Al-Muqeet is the Sustainer; He is taking care of all living beings, for when he causes parts of them to die overtime and He compensates for that. At every moment he gives them what they need to survive, until He wills to put an end to their life-then He withholds what keeps them alive, and so they die.

Some reports give the name Al-Mugheeth instead of Al- Muqeeth. Al Mugheeth is interpreted as meaning the Helper, for He helps His slaves at times of difficulty when they call upon Him; He answers them and saves them. It also has the meaning of the One who responds and One Who is called upon. Ighathah (help) refers to actions and istijabah (responding) refers to words, but they may be used interchangeably.

Ibnul-Qayyim said: “He is the Helper of all His creatures, and He responds to those who are desperate.” (Sharh Asma by Dr. Hissah Al-Sagheer)


Al-Hayiy is the alive. He is all-knowing and His strength is sufficient for everything.

Allah has addressed Himself by this name in the infamous Ayat Al-Kursi: “Allah! (none has the right to be worshipped but He), the Ever Living…” (Al-Baqarah 2:255)

The modesty of Allah, cannot be comprehended by human understanding, and no mind can understand its nature. It is modesty that is based on kindness, goodness, generosity and majesty. By His mercy, generosity, perfection and forbearance, Allah is too modest to expose His slaves, show them up or carry out His punishment on them. He is too modest to reject anyone who stretches forth his hand to Him, and He loves people who are modest.


Al-Mumin is the giver of peace. He who places faith in the heart of his servants, protects those who seek refuge in Him, and gives tranquility.

Al- Mumin is the One Who will fulfill the promise to the sincere. He calls His slaves to believe in Him and He has control over the security of His creation in this world and the Hereafter.

Al-Mumin is the one Who accepts His believing slaves, i.e., He accepts their faith and sincerity and makes them steadfast. And He fulfills His promise to His slave of reward.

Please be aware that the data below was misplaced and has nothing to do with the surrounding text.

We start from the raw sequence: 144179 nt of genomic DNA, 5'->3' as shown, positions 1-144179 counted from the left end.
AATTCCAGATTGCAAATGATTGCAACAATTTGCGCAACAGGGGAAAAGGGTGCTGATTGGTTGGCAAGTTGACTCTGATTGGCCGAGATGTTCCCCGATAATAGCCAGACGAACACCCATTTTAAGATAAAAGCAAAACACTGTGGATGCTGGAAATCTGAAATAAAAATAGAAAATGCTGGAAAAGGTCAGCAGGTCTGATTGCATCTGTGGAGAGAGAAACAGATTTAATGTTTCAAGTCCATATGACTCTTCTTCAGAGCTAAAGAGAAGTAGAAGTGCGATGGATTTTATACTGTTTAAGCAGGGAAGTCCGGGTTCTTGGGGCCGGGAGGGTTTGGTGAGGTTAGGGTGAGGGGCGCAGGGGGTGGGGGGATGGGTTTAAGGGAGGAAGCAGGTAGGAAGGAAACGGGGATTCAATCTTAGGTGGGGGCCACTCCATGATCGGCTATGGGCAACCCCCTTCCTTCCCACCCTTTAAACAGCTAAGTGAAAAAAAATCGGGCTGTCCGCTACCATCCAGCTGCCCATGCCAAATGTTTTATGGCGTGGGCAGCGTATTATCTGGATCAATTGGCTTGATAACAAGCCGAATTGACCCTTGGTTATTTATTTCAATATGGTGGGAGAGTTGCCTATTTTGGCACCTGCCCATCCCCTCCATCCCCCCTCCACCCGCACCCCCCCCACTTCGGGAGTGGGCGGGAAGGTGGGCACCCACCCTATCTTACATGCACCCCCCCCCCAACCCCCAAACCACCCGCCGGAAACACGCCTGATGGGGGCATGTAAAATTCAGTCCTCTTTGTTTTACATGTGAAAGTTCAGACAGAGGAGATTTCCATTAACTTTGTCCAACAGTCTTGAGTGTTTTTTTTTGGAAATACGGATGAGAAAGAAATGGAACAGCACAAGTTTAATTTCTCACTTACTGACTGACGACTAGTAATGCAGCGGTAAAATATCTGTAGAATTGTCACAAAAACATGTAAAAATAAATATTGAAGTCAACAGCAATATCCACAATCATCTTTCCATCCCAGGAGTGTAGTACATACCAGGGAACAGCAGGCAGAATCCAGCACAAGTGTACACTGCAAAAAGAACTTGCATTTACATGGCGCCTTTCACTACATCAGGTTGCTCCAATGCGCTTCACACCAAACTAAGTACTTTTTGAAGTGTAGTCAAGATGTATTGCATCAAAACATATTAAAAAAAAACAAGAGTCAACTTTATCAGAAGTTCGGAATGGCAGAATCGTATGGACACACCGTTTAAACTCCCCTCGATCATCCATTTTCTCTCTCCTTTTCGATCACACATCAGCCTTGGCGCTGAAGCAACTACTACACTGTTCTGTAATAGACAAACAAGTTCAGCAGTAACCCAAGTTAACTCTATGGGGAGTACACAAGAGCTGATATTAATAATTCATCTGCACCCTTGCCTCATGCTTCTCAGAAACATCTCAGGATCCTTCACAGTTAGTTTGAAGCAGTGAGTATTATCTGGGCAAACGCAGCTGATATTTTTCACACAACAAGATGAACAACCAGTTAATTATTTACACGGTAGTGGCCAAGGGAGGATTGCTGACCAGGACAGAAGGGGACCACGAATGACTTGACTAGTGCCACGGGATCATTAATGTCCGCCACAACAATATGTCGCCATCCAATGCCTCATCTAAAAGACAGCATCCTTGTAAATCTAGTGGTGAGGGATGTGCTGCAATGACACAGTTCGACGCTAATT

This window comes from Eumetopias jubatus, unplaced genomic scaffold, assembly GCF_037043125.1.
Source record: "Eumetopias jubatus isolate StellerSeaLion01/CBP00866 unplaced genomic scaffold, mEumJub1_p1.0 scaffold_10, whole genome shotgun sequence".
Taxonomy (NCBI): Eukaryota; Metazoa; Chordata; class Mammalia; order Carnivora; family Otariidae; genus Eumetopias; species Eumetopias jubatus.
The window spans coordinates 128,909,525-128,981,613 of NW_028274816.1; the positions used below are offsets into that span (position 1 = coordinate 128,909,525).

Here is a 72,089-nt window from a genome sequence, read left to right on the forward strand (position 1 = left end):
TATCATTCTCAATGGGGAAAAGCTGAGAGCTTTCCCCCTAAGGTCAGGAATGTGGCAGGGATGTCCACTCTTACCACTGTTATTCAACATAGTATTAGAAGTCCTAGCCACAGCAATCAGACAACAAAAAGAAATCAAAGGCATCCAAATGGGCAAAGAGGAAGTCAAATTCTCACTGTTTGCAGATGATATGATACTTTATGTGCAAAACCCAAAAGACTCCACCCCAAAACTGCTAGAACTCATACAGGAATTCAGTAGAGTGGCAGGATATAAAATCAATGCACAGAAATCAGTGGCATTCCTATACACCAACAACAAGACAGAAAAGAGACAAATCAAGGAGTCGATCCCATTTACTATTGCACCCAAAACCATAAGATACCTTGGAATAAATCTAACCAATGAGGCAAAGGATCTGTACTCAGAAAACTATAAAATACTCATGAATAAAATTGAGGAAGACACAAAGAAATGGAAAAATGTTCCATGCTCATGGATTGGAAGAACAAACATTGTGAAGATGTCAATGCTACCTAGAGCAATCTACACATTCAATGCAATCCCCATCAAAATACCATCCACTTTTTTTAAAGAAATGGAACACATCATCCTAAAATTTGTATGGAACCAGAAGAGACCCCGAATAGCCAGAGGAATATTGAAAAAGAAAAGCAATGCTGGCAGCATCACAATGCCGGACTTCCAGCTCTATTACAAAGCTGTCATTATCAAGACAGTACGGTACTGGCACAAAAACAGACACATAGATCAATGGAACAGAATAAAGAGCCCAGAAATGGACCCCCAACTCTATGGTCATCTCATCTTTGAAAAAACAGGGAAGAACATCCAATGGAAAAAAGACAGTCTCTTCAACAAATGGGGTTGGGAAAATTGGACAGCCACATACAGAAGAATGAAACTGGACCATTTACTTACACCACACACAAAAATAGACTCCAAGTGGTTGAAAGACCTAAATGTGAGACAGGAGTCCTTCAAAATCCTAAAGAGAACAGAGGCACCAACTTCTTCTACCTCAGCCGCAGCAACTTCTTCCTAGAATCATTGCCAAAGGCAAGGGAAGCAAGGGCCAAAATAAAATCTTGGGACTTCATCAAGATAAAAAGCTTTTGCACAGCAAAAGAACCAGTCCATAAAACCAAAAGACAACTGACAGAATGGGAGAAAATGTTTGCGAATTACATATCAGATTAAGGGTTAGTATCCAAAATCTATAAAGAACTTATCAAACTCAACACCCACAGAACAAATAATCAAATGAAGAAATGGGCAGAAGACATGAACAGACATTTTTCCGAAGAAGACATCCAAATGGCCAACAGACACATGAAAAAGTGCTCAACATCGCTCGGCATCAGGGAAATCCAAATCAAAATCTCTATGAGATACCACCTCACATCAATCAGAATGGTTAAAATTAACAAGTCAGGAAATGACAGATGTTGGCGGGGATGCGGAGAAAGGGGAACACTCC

Months and More

Sabahat Anwar discusses the significance of the 11th,12th, and 1st months of the Islamic calendar.

Dhul-Qadah – the 11th month

Dhul-Qadah is:

  • The 2nd among the 3 months of Hajj.
  • The 1st among the four sacred months (Ashhurul Hurum). The others are Dhul- Hijjah, Muharram, and Rajab.

Meaning: Qada means ‘to rest’. Since the Arabs regarded this month as sacred, they would stop fighting and stay at home, when it started. No specific Ibadat is prescribed for this month.


  • 5 AH – battle of Khandaq (trench or Ahzab).
  • 6 AH – truce of Hudaibiyah and Bayt-e-Rizwan (oath of allegiance).
  • 7 AH – the Prophet (sa) and Sahabahs returned to Makkah to perform Umrah.

Dhul-Hijjah – the 12th month

Meaning: month of ‘Hajj’ (the pilgrimage), the fifth pillar of Islam. Since Hajj is performed during the first 10 days of Dhul-Hijjah, these days are considered better than other days of the year.

Virtues and activities of these 10 days:

  1. Allah swears an oath by them, “By the dawn; by the ten nights.” (Al-Fajr 89:1-2) This indicates the importance of these days.
  2. Do good deeds and repent sincerely. “There are no days greater in the sight of Allah and in which righteous deeds are more beloved to Him than these ten days. So during this time, recite Tahleel (La ilaha illa Allah), Takbeer (Allahu Akbar), and Tahmeed (Alhumdulillah) frequently.” (Ahmad)
  3. Extra reward for fasting. “To observe a fast on any of these days is equivalent to fasting throughout the year, to actively engage in prayer and worship throughout any of these nights holds such rewarding values, leveling with Laylatul-Qadr.” (At-Tirmidhi)
  4. Narrated Abu Hurairah (rta), Allah’s messenger (sa) also said: “An Umrah (lesser pilgrimage) is an expiation for sins committed between it and the next, but an accepted Hajj will receive no less a reward than Paradise.” (Agreed upon)